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Reno, NV 89512
Public Information Officer - Southern Nevada
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Las Vegas, NV 89119
Dialogue to focus on expanding ground water table, water resources and water use efficiency
For Immediate Release: April 18, 2013
LAS VEGAS – Dr. Rien Van Genuchten, a renowned scientist in the field of soil hydrology, will be working with DRI scientists to address critical Southern Nevada water issues at the Desert Research Institute. Dr. Van Genuchten will be traveling from Rio de Janeiro, Brazil to Las Vegas to participate in discussions on how to determine water flow between land surface to the water table and any contaminants that may travel with this water to shallow aquifers on Tuesday, April 23rd starting at 2:30 p.m.
This topic area is particularly mindful to Southern Nevadan’s as concerns about water resource depletion have been on the forefront of priorities for local water authorities. Science and innovation can help develop solutions to these many concerns relative to arid climates.
“Southern Nevada is facing enormous challenges in terms of sustainable development and optimal use of available water resources,” Dr. Van Genuchten said. “This means we have to do more with less water. For Southern Nevada this means increasing water use efficiency in agricultural operations as well as in urban areas.”
Van Genuchten has worked in the field of soil hydrology for 35 years dedicating a large portion of his work at the U.S. Salinity Laboratory in Riverside, CA. Dr. Van Genuchten has established a long-term relationship with DRI in developing solutions for subsurface water flow and hopes to continue this mission in the years to come.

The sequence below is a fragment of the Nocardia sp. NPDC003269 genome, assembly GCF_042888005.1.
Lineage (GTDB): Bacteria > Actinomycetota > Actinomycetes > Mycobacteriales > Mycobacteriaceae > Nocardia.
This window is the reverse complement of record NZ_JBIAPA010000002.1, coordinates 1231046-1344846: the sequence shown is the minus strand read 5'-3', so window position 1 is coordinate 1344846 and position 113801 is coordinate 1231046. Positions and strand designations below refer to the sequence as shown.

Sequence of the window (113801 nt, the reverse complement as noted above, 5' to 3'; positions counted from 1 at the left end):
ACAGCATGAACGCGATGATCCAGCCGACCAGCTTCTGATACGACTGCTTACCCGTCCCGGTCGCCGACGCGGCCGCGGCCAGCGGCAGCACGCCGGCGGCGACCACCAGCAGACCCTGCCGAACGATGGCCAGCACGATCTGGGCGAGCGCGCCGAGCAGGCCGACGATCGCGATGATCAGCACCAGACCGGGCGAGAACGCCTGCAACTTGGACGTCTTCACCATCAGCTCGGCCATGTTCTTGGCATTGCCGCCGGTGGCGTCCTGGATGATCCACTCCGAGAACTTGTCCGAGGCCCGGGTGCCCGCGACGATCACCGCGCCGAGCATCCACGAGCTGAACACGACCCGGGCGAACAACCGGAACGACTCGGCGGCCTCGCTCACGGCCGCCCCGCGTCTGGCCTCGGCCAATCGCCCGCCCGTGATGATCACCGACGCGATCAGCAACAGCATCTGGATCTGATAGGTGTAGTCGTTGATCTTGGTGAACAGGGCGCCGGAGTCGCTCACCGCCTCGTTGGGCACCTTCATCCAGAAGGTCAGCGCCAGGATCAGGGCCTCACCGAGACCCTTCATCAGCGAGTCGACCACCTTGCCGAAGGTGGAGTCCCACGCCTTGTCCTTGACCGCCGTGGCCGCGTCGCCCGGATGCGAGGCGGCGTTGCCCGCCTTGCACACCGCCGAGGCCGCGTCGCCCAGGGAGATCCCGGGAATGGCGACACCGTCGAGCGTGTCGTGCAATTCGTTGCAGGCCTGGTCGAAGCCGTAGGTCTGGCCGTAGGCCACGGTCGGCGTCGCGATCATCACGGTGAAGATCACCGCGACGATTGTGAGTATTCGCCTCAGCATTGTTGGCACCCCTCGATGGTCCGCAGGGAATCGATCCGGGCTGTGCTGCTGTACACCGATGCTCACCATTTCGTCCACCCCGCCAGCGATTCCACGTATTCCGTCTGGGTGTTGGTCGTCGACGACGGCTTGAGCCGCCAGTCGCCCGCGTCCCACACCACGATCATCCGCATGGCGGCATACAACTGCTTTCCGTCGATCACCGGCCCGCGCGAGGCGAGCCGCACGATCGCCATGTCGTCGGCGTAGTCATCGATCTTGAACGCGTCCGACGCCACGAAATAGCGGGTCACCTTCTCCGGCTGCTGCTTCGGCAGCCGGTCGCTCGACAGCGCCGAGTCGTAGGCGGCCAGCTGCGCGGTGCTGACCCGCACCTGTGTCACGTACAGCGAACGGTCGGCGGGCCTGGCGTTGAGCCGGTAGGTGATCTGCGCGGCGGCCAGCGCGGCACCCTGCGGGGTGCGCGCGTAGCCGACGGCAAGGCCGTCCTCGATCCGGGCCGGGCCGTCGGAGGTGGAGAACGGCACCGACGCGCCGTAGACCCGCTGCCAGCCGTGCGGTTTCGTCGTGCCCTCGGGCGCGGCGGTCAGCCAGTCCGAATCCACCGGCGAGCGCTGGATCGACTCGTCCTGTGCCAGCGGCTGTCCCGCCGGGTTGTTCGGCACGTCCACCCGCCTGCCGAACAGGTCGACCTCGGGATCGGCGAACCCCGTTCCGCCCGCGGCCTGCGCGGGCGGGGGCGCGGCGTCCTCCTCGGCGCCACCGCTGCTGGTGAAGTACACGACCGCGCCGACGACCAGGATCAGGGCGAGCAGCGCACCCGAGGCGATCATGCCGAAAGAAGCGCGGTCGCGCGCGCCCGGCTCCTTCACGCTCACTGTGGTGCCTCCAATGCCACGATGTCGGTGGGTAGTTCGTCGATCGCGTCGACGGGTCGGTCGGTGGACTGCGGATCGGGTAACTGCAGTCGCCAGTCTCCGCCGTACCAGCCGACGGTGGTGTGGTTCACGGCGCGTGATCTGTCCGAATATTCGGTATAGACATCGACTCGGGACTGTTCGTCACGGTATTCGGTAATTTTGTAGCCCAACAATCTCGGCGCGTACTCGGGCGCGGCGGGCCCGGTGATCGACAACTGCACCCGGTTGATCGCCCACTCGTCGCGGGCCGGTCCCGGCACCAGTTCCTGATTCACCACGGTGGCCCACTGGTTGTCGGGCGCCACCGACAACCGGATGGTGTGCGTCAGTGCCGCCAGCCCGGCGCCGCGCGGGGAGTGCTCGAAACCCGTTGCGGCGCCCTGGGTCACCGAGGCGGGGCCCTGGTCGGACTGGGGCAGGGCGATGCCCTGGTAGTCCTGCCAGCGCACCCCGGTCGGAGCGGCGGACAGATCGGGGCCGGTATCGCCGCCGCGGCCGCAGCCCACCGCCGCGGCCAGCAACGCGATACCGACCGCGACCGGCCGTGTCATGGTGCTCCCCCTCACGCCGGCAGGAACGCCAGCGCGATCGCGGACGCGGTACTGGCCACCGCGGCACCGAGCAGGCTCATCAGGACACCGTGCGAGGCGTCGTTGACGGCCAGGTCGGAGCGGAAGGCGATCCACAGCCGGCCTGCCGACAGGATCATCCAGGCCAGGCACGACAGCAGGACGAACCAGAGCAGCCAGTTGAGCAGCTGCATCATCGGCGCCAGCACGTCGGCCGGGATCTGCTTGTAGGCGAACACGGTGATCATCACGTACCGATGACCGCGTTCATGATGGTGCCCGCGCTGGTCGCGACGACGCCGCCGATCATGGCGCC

“This is a unique opportunity to connect with someone in the field of soil hydrology to address various types of problems in soil physics and hydrology,” said Dr. Markus Berli, a soil scientist at DRI. “In relation to water research, we’re hoping to reach a broader audience and having an accomplished scientist such as Dr. Van Genuchten is one way to achieve this.”
The visit is part of a larger collaboration from the $20 million Maki Endowment at DRI designed to help with water-resource programs in Southern Nevada. “DRI will be bringing world-renowned scientists in the field of water research to work with faculty to help with Southern Nevada water concerns,” said Dr. Jim Thomas, DRI’s Hydrologic Sciences Director. “We’re just starting the program and Dr. Van Genuchten is the first scientist to work with DRI Scientists as part of this project.”
This is Van Genuchten’s second of many visits to DRI to interested stakeholders in water management including university scientists and the Southern Nevada Water Authority. Van Genuchten says many of the water scarcity concerns facing this region are similar to other arid and semi-arid parts of the world. The concern over scarcity, he says goes back to rapidly declining fresh water resources and an increasing worldwide population.
“Increasing water use efficiency and facilitating water reuse (both agricultural and municipal waste water) is critical to get the most out of the limited amount of fresh water we have,” Van Genuchten said.
Dr. Van Genuchten will be back in September to work with DRI scientists, stakeholders and agencies that are working with water management and conservation concerns throughout the state.
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